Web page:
Going into PAX East, I was pretty excited to get some hands-on time with was Square Enix was touting as an "unannounced Wii U title." That excitement was short lived, as Amazon once again chose to post the preorder page for a AAA title well before its official announcement, but that didn't stop me from happily grasping a Wii U GamePad. As a fan of the Deus Ex series and an owner of the beleaguered Nintendo platform, I was excited to see what changes were in store for this cyberpunk adventure.
Deus Ex: Human Revolution was an excellent title, but it wasn't without its flaws — flaws that could be easily rectified with this Director's Cut. With the original release, Square Enix had outsourced the development of the infamous boss fights to GRIP Entertainment. This ultimately ended up being one of the game's bigger points of contention, as these sequences felt incongruous with the overall experience. This was something Eidos Montreal picked up on and has since sought to rectify. "We're perfectionists," Game Designer Emile Pedneault for the Wii U Director's Cut told me at PAX East. "We rebuilt the boss sequences to be as they should have been. We kept [the boss'] character models the same and the fact that they need to be killed by Jensen, for the rest of the story to make sense, but the level layout had been changed and the AI tweaked to make the experience better fit the game." It shows — boss fights now appear to be more in-tune with Human Revolution's tone and more adaptable in approach (you can now use stealth or hacking instead of initiating a gun fight). That's not to say that this was the only change made though.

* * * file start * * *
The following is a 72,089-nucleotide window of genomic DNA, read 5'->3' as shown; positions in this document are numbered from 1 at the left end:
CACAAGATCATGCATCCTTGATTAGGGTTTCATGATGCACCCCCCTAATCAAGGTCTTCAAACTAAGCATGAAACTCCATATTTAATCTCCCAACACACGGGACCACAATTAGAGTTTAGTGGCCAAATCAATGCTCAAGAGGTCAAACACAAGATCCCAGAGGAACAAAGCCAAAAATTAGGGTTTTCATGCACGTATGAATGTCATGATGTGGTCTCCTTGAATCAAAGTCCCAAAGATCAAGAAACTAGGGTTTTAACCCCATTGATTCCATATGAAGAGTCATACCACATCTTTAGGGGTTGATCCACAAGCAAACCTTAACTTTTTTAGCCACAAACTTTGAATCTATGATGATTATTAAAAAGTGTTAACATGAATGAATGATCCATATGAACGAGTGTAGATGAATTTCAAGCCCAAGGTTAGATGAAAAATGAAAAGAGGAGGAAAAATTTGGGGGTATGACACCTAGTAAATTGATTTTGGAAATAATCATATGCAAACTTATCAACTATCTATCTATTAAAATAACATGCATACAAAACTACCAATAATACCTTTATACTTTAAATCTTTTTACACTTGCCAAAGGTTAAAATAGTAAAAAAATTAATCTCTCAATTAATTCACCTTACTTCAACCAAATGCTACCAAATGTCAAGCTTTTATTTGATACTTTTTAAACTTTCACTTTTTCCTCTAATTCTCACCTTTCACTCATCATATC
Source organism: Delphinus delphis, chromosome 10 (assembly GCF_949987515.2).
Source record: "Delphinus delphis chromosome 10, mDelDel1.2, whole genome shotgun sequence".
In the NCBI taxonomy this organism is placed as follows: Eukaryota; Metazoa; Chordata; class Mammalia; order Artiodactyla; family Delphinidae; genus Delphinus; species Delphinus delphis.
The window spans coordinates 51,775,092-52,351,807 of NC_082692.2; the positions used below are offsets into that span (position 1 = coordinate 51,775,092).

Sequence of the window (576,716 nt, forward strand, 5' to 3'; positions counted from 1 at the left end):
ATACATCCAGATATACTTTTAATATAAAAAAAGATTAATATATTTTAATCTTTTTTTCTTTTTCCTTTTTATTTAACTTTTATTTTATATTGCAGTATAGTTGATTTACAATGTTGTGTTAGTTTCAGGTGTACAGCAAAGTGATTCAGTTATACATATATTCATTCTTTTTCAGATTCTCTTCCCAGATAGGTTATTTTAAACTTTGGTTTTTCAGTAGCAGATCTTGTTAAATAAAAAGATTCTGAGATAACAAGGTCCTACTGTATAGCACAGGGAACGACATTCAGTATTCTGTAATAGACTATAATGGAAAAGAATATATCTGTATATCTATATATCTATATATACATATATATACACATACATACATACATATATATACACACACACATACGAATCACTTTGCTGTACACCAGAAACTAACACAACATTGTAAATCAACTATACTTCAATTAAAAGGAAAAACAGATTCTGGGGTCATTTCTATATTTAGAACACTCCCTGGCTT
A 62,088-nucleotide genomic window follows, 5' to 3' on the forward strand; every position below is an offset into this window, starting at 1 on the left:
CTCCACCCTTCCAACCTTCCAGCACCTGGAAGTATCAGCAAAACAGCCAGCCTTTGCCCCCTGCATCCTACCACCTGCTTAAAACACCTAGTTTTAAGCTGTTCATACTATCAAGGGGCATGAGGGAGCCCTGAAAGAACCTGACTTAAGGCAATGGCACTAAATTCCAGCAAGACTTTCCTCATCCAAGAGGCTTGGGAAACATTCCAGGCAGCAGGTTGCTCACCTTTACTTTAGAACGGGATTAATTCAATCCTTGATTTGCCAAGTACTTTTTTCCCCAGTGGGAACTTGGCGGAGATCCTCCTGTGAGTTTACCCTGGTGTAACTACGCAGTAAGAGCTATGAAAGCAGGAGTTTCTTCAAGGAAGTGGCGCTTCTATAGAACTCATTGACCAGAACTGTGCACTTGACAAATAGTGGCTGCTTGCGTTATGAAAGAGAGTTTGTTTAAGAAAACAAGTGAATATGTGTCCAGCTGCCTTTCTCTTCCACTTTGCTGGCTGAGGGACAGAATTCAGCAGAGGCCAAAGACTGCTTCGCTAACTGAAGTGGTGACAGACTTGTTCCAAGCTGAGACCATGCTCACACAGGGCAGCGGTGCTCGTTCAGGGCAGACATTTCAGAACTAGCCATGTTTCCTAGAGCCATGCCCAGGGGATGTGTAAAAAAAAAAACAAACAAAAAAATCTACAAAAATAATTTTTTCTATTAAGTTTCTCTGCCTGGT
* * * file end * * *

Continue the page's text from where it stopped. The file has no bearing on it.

The obvious advantage of having the Wii U GamePad in-play is a second screen. Deus Ex: Human Revolution Director's Cut uses this hardware more efficiently than any game before it. Everything typically visible in the screen-clogging menu can now be seen at all times in the palm of your hands. At any point in time you can easily change equipment, upgrade augmentations, see your placement on the map, and much more. The hacking interface is now located on the GamePad screen, allowing you to fluidly tackle puzzles and use the controller's gyroscope to look around and see if threats are approaching as you take down encrypted systems. That GamePad gyroscope is also used in a new "smart vision" augmentation that acts as an enhanced AR vision to provide more details on enemies, their health and armour, and what they might be carrying. Finally, the touchscreen allows you to flick away thrown enemy grenades — balancing one of the more frustrating elements of firefights.
Also included in the Director's Cut is over eight hours of dynamic AR developer commentary from Eidos Montreal and a built-in strategy guide that tabs the appropriate guide page based on your in-game position. There's a Miiverse social implementation too with a screenshot and note capture device that leave AR tags in the game world for your friends to find. Emile indicated that this could be a great way to show your friends cool discoveries, but I still contend that it could be used to troll. Finally, as this is a Directors Cut, The Missing Link and Tong's Rescue DLC packs have been included in the game and tweaked to ensure that continuity makes sense.
All of this makes Deus Ex: Human Revolution Director's Cut seem like a really excellent purchase, but there was one thing that raised my eyebrow. Square Enix is currently touting this version of the game as having the best looking graphics. Specifically, the words "crisper than the PC version" were heard. While I could see an interesting change to the environmental lighting, the Wii U version of Human Revolution is undoubtedly the least attractive. Environments seemed, at least to me, to have a noticeably lower resolution and character models looked a little more jagged — as though they were formed from plastic. Granted, this isn't the final product and there's no reason why the Wii U version can't become the best looking. That said, we currently have no official release date for this Wii U rerelease.